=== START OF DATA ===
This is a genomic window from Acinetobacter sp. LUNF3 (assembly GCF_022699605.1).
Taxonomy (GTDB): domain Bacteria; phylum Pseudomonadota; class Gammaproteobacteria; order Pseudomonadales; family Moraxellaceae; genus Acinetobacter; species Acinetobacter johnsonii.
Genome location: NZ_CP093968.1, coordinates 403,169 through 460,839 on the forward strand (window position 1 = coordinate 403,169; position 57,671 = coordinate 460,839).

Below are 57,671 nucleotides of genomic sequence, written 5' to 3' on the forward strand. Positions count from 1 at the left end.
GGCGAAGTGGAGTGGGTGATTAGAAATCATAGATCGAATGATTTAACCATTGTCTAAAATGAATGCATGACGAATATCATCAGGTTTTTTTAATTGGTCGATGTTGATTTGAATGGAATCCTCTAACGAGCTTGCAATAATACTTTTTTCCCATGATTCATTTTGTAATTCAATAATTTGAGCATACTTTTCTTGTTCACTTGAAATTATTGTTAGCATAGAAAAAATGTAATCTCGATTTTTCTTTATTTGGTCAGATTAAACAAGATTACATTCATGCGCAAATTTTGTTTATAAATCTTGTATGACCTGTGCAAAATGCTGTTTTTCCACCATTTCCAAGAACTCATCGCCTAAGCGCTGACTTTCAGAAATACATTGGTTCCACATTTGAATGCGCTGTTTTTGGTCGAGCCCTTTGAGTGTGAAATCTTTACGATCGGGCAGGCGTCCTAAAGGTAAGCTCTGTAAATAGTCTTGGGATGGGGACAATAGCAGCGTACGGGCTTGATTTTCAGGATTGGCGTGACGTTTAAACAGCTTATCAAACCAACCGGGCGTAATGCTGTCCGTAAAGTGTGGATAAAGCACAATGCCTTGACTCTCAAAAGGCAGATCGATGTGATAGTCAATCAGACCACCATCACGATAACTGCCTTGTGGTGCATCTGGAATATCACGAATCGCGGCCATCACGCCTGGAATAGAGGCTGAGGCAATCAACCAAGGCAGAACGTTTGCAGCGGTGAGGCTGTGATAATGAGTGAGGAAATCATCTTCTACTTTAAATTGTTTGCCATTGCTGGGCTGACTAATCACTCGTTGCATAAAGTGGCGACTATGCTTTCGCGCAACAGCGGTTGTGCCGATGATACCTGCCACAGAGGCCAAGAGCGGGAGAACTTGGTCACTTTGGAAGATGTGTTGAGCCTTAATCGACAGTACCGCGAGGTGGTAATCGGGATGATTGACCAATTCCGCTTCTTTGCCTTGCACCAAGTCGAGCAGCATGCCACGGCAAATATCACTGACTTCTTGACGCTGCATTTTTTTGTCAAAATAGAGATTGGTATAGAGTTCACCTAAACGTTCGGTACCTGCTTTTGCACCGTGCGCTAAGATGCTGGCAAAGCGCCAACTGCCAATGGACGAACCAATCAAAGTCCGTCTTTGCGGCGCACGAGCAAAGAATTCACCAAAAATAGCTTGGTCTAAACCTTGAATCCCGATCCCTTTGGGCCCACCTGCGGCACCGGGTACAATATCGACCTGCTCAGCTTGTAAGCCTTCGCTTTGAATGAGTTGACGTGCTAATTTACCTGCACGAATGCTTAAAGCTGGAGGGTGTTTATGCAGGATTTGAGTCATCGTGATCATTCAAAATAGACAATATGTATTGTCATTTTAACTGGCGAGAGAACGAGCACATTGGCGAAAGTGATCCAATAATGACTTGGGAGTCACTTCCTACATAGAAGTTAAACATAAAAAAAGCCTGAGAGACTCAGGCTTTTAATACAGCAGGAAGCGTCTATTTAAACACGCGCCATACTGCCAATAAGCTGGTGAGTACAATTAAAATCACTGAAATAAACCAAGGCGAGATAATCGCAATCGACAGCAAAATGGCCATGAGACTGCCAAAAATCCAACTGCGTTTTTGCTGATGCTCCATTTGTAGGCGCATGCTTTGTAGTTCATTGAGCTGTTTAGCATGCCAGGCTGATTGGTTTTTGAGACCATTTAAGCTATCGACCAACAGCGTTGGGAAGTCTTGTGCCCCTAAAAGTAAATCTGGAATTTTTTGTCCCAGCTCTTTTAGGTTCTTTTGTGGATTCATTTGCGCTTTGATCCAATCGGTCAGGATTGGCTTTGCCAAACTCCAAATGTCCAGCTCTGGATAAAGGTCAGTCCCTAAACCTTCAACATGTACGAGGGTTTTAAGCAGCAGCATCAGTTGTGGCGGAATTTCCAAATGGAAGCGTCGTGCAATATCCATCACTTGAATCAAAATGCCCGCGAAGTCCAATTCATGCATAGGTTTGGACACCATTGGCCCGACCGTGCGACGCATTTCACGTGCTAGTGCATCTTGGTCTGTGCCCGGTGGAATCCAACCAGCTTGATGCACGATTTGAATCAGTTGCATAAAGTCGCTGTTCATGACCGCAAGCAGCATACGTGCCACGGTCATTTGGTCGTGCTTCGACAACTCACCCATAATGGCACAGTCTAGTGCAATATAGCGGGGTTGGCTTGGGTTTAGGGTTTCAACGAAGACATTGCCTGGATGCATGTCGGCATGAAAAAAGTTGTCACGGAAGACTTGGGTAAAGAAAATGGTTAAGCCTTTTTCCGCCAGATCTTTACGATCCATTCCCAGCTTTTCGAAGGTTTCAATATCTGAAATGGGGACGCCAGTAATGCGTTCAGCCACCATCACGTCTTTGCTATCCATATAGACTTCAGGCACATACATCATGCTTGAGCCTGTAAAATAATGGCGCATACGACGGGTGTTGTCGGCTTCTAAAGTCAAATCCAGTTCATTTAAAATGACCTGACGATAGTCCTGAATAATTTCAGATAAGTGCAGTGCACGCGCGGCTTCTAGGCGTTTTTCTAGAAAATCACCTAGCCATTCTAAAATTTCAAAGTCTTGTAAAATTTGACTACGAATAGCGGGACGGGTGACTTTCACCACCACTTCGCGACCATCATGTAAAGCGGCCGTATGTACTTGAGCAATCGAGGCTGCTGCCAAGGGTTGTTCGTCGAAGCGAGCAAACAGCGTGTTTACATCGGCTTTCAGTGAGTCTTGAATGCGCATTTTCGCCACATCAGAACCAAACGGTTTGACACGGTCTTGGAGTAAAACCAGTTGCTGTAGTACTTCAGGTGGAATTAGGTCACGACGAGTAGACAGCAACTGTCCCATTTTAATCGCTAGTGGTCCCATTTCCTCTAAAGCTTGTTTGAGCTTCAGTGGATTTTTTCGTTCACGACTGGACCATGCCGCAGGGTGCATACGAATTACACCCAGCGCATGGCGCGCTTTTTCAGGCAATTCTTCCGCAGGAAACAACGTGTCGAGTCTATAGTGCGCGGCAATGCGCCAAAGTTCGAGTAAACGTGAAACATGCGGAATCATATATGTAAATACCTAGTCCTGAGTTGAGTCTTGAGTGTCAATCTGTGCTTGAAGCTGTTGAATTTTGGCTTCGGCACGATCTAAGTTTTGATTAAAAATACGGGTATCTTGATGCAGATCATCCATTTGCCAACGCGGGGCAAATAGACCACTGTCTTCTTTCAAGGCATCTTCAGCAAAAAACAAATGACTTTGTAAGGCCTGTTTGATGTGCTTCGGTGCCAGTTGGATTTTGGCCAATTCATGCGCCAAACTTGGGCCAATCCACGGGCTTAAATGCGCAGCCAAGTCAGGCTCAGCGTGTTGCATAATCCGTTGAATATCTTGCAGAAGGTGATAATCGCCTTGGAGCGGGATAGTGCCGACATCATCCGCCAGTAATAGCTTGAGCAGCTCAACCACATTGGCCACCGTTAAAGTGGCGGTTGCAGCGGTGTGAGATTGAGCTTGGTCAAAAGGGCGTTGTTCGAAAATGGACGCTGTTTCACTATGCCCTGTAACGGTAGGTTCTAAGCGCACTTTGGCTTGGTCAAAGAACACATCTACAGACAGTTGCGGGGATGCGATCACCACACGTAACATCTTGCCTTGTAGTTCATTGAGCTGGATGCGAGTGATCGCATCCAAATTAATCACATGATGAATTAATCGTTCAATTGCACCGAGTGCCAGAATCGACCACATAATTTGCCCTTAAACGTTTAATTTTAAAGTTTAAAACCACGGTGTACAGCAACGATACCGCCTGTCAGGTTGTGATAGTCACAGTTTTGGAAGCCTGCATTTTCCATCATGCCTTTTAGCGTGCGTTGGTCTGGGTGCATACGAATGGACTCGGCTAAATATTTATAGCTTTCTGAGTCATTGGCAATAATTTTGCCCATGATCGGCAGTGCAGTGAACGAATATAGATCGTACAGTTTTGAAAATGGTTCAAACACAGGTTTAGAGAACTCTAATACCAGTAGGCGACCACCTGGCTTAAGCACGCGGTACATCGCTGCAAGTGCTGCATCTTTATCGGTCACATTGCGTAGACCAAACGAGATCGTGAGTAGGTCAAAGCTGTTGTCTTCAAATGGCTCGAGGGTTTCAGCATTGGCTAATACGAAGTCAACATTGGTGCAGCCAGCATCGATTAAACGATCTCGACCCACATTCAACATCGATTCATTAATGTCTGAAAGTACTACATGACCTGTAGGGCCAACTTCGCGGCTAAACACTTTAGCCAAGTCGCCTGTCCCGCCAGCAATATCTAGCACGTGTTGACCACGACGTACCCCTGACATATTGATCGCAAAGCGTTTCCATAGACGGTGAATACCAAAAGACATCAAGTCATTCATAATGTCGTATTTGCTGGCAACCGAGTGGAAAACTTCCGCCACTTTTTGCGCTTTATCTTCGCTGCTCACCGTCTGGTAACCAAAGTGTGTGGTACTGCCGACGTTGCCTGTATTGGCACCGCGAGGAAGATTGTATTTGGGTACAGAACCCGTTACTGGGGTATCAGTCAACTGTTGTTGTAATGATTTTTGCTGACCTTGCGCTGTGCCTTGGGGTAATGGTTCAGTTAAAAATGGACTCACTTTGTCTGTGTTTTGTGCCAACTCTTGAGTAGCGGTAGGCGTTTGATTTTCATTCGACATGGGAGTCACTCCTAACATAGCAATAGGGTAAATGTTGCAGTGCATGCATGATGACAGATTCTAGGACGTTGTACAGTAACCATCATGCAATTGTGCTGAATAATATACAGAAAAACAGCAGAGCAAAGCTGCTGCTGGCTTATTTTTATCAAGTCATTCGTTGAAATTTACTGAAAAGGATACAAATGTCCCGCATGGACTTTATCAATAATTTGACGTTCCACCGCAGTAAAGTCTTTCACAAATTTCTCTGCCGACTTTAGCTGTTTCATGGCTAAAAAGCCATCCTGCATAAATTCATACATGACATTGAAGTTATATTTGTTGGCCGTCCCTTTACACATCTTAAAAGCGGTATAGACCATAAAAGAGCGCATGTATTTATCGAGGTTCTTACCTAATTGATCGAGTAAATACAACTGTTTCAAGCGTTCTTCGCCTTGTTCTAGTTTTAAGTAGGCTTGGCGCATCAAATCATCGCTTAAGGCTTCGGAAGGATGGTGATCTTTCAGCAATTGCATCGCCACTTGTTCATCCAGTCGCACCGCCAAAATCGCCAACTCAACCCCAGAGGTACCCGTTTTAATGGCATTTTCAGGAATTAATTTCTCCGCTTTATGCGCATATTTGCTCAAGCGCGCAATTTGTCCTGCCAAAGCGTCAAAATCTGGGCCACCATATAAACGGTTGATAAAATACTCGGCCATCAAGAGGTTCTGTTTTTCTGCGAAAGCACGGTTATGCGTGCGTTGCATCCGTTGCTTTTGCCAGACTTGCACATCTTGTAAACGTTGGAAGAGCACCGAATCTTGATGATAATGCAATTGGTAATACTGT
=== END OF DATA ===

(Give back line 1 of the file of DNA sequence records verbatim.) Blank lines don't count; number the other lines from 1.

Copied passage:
This is a genomic window from Acinetobacter sp. LUNF3 (assembly GCF_022699605.1).